The sixth episode, “Who Shot First?” speaks of the “shot heard round the world” at Lexington and Concord and whether the Brits or Patriots shot first. The Greens also perform a reenactment of Paul Revere’s warning to Pastor Clark about the British, as well as a reenactment of the battle between the Brits and the Patriots.

Episode seven, “Changing Seasons,” focuses on the Green’s eldest son, Trey, who graduated from Liberty University and took 42 credit hours in one semester. The Greens discuss hard work and achievements in this free country.

Episode eight, “The Crossing,” features the Green family at the Delaware River, as they remember the events of that Christmas Eve in 1776 when Washington crossed it, a daring military move.

Episode nine, “Come and Take It,” features the valor of Texans and an examination of the Alamo. It also features an historic hotel, the Gonzalez, and Brad Stine shoots an old, historic rifle.

In episode 10, “Midnight Riders,” the family looks into the history of Paul Revere’s famous ride, as well as that of Sybil Ludington, who rode horseback on the night of April 26, 1777, to call out Col. Ludington’s regiment to repel the British at Danbury, Conn.

In episode 11, “Passing the Torch of Freedom,” the family focuses on the Patriot Academy and teaches a future generation about the life of legislation. The Green kids enjoy looking back at photos of themselves when they were very young…well, at least most of them enjoy looking back.

In the final episode, “One Life to Give,” the family finishes the Patriot Academy event and also works on a book titled “Legends of Liberty,” which includes various authors. One Green son surprises the family and a certain girl, with an act of love. Rick Green concludes the episode and mentions historical figures, such as Martin Luther King Jr., and President John F. Kennedy, and the fact that we also have “one life to give.”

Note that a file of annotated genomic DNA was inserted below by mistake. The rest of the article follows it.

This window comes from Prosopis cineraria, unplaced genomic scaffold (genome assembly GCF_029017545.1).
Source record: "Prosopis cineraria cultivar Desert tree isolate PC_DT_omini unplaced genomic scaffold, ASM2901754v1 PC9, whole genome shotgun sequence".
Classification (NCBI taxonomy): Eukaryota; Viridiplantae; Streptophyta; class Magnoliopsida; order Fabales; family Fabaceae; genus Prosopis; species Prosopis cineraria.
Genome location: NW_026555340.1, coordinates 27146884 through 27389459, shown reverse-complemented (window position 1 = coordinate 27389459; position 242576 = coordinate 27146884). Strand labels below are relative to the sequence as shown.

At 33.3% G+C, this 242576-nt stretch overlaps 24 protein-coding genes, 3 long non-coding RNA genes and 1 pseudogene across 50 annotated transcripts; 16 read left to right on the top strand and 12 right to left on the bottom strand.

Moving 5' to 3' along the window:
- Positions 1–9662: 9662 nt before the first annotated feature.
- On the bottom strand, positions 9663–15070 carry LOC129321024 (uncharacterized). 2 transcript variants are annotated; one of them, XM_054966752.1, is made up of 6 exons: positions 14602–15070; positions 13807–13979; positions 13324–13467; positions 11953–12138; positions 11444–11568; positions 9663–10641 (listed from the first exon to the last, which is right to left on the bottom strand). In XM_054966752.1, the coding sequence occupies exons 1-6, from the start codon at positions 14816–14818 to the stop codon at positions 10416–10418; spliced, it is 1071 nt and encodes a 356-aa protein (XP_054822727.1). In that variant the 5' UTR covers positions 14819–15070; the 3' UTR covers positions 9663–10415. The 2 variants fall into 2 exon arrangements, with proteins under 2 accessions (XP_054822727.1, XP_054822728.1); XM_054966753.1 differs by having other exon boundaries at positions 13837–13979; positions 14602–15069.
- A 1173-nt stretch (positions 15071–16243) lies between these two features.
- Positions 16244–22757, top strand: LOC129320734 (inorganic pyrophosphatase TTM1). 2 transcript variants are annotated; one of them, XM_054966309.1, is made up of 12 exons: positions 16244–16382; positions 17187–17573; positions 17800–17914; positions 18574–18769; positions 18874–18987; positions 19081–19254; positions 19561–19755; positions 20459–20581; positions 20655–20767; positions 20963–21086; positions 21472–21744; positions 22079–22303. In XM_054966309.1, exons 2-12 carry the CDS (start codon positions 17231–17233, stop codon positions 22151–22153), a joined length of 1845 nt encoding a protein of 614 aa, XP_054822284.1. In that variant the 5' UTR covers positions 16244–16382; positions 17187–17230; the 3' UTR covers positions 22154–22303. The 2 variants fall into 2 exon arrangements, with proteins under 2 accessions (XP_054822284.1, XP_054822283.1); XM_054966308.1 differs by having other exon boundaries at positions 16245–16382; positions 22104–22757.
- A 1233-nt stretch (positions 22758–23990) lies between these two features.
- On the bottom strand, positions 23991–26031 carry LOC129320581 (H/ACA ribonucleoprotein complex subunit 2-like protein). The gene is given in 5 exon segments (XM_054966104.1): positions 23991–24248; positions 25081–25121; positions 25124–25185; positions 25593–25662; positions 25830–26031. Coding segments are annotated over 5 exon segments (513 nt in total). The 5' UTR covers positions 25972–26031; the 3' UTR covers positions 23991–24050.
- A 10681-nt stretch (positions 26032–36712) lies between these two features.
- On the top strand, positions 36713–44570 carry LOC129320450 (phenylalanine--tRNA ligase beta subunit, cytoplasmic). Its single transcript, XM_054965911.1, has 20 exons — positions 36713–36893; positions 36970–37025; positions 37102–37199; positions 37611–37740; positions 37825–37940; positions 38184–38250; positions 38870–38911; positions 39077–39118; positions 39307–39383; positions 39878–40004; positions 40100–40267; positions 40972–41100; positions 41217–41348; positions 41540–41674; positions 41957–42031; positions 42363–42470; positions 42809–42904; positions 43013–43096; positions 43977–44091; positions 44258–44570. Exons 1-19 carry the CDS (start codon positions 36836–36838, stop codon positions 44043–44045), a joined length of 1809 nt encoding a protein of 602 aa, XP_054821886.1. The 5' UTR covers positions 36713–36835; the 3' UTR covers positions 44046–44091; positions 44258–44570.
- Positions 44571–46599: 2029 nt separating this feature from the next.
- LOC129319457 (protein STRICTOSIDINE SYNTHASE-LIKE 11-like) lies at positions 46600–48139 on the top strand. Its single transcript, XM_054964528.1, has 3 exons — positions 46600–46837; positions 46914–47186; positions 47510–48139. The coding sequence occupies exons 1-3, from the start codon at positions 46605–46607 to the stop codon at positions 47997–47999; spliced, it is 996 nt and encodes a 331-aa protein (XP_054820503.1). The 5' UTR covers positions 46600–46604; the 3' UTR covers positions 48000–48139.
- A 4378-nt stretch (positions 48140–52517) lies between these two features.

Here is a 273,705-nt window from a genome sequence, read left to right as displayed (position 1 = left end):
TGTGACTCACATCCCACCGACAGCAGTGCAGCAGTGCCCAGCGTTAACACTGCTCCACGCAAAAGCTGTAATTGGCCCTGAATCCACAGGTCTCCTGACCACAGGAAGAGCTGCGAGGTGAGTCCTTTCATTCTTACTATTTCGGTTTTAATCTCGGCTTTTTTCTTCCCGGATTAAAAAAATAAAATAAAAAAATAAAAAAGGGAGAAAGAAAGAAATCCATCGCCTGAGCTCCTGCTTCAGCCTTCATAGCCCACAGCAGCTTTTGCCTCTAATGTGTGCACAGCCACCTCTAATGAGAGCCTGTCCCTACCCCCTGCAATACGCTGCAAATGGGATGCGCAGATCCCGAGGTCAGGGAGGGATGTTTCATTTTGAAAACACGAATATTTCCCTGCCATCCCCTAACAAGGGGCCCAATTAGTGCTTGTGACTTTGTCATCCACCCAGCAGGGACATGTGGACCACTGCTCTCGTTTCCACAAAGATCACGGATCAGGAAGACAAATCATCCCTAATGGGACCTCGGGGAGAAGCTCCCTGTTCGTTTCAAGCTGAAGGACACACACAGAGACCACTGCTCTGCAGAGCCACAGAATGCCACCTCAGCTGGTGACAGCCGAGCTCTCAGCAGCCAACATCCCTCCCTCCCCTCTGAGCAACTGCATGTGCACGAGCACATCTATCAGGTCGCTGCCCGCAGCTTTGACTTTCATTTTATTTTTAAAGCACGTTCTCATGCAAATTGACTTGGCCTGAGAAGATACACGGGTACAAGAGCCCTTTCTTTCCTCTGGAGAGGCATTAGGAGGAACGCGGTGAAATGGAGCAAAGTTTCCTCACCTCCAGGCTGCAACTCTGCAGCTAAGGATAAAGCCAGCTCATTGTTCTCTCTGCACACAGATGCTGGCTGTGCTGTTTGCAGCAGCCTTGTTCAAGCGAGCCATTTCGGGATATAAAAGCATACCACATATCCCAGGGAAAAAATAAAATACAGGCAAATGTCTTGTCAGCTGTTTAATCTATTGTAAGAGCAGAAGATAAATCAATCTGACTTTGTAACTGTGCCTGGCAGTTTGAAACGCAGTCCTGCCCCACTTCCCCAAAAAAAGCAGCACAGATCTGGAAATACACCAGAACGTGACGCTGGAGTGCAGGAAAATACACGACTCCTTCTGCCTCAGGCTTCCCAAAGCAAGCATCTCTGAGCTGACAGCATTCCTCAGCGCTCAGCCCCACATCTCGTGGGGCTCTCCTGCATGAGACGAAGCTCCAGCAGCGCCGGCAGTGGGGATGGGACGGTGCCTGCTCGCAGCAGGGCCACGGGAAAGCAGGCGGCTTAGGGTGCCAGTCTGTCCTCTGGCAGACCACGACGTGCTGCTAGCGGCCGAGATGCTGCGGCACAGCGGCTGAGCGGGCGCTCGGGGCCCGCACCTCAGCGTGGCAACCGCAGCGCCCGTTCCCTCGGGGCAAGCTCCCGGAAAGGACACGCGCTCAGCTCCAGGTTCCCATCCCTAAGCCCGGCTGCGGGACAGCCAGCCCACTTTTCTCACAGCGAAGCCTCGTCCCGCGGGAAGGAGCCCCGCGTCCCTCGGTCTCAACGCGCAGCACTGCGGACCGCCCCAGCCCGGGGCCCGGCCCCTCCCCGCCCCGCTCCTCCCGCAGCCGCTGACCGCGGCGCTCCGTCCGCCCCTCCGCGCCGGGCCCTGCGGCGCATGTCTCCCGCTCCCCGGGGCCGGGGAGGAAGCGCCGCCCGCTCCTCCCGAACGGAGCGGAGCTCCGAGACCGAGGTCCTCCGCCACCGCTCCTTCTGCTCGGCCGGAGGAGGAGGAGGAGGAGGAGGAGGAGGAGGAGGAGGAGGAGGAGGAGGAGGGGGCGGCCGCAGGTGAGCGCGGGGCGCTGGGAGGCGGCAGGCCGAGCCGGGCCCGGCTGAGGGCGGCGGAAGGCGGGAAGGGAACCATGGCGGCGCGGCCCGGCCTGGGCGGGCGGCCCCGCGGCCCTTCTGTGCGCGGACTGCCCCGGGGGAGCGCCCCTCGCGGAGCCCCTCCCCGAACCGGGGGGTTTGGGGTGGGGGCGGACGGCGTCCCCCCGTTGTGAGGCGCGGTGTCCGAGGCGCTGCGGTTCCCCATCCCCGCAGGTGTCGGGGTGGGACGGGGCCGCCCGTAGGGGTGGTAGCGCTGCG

In this incredible series, the family offers “hope” to Americans who feel “old glory” is fading. We are more than pleased to award this fantastic documentary series our “Faith-Friendly” Seal for all ages. This wonderful series has earned five Doves, our highest rating.

Content Description

Sex: Husband and wife kiss a few times; young man kisses his girlfriend on the head.
Language: A film title, "To Hell and Back," is mentioned, and the H-word is used a few times as a symbol of war in a song.
Violence: Family shoots paint balls at man on bicycle to recreate Washington's battle, but man is unharmed, although he says the paint balls hurt; a figure of a Ku Klux Klan member is shown; reenactments of various historical battles and the firing of rifles and guns; comments about war wounds and wars.
Drugs: None
Nudity: None
Other: None

Info

Reviewer: Edwin L Carpenter
Source: Video
Company: Rick Green
Writer: Rick Green
Director: Rick Green
Producer: Rick Green
Genre: Documentary
Runtime: 287 min.
Industry Rating: Not Rated